Pat, the Editor

27 Years of the Digest ... founded August 21, 1981

Classified Ads
TD Extra News

Add this Digest to your personal   or  

 
 
Message Digest 
Volume 28 : Issue 212 : "text" Format

Messages in this Issue:
  Re: Cell-phone generation increasingly disconnected 
  Re: Cell-phone generation increasingly disconnected 
  Re: Cell-phone generation increasingly disconnected 
  The trouble with hooking up 
  Re: The trouble with hooking up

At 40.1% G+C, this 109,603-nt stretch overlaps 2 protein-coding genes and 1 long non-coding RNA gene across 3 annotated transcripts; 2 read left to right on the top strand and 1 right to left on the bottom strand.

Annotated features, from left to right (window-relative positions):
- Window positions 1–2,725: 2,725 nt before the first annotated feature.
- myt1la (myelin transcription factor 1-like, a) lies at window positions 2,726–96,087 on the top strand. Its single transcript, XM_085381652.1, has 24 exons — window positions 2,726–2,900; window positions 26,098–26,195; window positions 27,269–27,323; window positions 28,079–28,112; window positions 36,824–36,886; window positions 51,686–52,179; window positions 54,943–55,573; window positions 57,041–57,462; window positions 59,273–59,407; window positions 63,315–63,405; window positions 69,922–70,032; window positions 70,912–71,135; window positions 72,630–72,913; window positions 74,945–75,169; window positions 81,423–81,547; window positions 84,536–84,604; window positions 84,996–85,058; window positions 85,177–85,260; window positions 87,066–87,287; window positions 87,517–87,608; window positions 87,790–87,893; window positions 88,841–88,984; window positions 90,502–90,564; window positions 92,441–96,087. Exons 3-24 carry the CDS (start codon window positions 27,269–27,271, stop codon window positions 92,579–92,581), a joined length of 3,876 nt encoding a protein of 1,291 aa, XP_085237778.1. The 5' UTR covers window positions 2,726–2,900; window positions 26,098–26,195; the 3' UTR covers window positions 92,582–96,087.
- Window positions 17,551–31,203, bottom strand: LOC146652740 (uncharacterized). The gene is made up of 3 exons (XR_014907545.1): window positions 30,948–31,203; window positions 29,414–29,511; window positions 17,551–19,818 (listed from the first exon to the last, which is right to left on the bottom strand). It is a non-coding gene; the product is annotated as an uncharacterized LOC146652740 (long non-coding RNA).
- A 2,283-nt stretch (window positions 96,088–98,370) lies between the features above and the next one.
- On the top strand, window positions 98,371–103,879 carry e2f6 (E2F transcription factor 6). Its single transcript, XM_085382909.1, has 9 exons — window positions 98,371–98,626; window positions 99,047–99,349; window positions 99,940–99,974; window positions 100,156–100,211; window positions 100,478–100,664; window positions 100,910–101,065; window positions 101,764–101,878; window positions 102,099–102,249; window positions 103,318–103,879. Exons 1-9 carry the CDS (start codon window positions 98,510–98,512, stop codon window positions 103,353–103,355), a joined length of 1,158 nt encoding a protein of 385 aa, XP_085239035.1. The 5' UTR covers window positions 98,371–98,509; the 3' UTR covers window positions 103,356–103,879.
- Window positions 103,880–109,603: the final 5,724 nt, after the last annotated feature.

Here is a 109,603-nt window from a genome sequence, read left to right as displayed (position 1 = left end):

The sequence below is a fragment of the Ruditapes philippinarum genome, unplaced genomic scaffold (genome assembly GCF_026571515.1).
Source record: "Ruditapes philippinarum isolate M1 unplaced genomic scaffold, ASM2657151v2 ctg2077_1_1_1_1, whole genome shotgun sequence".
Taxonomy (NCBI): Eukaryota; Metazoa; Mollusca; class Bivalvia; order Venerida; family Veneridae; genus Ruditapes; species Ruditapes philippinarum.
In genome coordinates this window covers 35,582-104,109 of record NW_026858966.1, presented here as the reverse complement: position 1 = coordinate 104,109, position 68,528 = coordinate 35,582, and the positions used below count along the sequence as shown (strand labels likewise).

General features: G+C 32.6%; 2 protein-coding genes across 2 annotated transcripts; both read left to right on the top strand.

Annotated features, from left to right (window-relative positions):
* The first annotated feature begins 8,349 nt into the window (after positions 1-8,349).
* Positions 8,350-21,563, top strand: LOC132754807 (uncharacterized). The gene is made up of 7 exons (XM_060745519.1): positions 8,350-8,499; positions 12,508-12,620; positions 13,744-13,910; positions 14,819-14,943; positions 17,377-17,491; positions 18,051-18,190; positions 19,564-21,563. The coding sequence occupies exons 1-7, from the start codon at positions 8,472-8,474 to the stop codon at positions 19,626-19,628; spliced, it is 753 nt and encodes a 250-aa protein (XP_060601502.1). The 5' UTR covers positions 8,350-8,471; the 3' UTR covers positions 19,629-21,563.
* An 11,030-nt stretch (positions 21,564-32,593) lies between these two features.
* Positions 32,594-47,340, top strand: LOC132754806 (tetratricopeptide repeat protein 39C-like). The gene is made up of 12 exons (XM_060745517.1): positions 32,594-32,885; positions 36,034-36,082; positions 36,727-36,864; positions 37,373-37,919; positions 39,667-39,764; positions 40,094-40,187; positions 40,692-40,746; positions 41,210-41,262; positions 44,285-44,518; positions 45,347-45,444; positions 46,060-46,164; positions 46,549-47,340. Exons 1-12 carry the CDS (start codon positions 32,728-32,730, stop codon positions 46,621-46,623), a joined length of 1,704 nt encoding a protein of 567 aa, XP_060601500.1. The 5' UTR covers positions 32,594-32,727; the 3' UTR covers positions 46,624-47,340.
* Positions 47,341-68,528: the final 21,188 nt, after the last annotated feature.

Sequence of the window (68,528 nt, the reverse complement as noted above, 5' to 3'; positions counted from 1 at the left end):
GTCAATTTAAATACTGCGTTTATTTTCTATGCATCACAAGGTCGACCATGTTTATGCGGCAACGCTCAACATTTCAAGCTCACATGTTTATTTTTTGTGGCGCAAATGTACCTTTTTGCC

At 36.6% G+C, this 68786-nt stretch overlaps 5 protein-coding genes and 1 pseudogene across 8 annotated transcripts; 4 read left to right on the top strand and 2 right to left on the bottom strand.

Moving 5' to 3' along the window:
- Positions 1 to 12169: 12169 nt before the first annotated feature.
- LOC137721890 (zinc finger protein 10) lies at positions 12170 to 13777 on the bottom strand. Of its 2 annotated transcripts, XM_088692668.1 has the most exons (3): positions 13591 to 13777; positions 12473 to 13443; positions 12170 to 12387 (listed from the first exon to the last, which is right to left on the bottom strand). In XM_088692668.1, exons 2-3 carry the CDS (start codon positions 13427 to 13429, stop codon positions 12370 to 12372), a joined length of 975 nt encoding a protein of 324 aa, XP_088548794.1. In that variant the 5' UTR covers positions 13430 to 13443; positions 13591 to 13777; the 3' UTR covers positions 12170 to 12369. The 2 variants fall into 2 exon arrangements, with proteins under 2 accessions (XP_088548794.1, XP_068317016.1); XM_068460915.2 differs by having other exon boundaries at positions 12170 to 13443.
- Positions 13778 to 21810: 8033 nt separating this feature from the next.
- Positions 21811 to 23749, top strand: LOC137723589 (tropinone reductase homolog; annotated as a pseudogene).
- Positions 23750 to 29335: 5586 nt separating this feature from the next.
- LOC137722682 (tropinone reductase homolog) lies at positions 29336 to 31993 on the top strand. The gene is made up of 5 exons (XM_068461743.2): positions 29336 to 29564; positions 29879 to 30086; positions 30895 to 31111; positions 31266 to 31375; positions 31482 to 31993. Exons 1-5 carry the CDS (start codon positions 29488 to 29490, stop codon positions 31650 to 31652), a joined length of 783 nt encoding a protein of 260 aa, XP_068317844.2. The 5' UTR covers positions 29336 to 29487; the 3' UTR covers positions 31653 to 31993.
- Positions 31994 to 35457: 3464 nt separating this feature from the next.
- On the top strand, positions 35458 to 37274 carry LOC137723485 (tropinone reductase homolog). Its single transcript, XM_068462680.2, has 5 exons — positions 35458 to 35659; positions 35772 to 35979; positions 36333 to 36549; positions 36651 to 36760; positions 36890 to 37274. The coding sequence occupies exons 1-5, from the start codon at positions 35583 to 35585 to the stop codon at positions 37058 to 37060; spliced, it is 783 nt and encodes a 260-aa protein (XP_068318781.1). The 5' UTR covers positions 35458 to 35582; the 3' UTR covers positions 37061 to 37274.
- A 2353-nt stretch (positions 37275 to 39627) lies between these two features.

Re: The trouble with hooking up 
  Re: The trouble with hooking up 
  Per Call Block *67, the FCC and Vonage. 
  t-mobile's "landline", was: Per Call Block *67, the FCC and Vonage. 
  Re: Per Call Block *67, the FCC and Vonage. 
  Re: Skype apparently threatens Russian national security             
  Re: Cellphone tower coverage Qs